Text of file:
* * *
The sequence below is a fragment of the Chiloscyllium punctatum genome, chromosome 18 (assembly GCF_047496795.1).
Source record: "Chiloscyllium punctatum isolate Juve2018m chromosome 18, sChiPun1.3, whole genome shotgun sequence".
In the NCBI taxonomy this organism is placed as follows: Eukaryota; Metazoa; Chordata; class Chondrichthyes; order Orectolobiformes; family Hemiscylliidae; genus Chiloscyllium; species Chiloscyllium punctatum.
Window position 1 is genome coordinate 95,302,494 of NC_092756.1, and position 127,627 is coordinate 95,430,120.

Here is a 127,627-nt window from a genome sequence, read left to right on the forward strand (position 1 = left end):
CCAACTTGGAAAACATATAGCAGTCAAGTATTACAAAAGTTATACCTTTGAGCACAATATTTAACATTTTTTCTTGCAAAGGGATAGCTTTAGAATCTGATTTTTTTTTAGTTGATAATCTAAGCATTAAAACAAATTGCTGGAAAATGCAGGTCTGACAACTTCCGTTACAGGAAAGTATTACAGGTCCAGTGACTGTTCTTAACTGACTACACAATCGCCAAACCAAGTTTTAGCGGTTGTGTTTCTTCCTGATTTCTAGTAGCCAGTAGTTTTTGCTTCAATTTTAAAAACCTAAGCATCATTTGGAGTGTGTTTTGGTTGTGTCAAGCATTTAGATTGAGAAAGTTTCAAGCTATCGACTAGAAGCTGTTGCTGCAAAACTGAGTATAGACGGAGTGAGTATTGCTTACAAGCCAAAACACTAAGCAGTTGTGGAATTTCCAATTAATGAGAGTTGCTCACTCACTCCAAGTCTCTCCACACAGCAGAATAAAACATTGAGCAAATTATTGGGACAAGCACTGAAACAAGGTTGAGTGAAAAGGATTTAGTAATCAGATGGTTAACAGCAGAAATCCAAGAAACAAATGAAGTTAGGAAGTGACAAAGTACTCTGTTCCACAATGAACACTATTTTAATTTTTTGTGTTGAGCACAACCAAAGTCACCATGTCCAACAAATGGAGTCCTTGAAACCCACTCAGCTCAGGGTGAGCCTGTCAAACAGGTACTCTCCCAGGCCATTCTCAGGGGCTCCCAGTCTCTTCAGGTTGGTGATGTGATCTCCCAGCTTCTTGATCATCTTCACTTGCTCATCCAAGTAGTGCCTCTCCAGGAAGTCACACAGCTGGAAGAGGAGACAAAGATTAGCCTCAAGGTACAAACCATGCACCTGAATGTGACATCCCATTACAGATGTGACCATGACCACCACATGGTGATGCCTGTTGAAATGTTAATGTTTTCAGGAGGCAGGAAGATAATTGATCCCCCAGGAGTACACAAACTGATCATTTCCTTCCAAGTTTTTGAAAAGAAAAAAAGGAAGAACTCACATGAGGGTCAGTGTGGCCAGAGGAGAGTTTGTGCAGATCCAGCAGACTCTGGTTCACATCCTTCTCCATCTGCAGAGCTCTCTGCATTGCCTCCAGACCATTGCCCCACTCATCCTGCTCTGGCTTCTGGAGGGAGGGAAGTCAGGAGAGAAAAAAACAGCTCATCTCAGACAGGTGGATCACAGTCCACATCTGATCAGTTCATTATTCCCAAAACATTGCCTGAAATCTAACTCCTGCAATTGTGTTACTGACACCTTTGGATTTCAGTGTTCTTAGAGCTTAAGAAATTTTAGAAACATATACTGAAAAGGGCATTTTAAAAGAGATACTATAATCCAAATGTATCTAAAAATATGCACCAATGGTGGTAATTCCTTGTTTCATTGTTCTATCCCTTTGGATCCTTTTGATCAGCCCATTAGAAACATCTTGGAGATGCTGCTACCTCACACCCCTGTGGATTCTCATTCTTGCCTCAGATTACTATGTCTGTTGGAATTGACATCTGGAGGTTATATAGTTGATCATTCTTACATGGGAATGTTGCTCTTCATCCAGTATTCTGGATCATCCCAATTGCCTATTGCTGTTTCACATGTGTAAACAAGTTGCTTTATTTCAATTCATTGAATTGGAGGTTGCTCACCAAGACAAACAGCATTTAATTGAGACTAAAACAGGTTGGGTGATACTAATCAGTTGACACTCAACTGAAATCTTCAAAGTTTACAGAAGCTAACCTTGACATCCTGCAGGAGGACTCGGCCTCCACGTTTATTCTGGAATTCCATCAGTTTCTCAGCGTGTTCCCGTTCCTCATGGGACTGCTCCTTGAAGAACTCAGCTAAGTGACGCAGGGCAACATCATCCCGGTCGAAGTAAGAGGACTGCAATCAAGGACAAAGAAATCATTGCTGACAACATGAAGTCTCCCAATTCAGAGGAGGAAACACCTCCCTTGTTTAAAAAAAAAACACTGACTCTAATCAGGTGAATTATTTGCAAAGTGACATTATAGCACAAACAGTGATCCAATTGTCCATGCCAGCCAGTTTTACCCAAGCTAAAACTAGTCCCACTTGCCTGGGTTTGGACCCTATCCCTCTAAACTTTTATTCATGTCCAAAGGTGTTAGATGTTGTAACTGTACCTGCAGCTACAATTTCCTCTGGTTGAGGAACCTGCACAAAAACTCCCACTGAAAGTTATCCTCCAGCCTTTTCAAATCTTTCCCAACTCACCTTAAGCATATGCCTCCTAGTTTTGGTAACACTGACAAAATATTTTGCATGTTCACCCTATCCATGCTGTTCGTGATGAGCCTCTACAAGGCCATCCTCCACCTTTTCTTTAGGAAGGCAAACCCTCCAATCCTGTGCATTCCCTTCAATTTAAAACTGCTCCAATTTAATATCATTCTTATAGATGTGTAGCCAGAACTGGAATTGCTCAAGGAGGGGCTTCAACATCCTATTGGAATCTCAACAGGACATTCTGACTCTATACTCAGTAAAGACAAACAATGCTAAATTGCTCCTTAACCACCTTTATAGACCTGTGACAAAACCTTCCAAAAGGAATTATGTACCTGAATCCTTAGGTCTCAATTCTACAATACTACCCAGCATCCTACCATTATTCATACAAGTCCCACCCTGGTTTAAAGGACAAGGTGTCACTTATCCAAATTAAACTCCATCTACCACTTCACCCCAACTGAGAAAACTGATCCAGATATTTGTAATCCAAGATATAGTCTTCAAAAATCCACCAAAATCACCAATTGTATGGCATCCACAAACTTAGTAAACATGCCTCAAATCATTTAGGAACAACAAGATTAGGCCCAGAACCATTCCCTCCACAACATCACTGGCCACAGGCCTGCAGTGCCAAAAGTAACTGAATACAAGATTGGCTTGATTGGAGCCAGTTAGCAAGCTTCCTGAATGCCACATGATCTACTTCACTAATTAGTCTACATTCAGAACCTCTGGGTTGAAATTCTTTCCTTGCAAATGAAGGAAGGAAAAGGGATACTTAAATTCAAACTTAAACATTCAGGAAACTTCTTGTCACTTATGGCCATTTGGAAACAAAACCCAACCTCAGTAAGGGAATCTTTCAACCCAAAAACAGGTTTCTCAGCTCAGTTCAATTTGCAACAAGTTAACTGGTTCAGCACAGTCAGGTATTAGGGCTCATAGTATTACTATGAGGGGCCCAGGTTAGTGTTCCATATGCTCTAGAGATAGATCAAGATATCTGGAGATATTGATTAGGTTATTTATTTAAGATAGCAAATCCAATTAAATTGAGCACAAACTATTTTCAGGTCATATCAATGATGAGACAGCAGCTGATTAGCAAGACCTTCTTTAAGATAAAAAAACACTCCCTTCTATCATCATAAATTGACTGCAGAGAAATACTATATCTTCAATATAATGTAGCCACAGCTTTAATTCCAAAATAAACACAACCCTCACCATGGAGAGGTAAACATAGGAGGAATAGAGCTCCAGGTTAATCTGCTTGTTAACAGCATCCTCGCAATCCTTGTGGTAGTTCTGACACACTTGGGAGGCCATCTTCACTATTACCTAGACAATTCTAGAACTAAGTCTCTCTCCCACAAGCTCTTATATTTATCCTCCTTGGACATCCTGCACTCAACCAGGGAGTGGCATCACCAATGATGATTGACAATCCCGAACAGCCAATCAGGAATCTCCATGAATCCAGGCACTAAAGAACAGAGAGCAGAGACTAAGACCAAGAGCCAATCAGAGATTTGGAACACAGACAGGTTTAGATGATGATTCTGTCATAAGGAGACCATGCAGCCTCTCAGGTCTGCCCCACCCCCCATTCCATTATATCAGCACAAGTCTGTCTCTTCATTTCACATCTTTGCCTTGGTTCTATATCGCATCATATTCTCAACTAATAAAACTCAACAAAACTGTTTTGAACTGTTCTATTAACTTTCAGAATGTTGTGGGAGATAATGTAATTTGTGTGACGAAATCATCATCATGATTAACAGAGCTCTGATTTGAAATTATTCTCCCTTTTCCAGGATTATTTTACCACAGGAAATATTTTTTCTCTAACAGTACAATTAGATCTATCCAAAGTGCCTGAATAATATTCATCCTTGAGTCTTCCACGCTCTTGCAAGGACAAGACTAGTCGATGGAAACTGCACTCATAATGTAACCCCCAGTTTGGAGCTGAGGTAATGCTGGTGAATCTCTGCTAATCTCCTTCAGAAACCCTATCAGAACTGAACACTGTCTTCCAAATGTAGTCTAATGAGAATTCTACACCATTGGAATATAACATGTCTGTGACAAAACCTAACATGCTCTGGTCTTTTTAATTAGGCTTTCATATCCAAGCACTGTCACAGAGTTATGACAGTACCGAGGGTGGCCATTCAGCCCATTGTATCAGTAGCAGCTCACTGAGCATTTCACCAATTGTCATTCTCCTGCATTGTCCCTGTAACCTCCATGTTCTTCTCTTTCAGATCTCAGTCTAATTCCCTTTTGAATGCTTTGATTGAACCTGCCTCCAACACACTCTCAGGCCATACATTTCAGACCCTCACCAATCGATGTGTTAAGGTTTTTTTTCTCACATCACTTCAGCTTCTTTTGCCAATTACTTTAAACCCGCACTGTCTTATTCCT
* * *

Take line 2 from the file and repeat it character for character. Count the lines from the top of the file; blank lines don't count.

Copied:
Source record: "Chiloscyllium punctatum isolate Juve2018m chromosome 18, sChiPun1.3, whole genome shotgun sequence".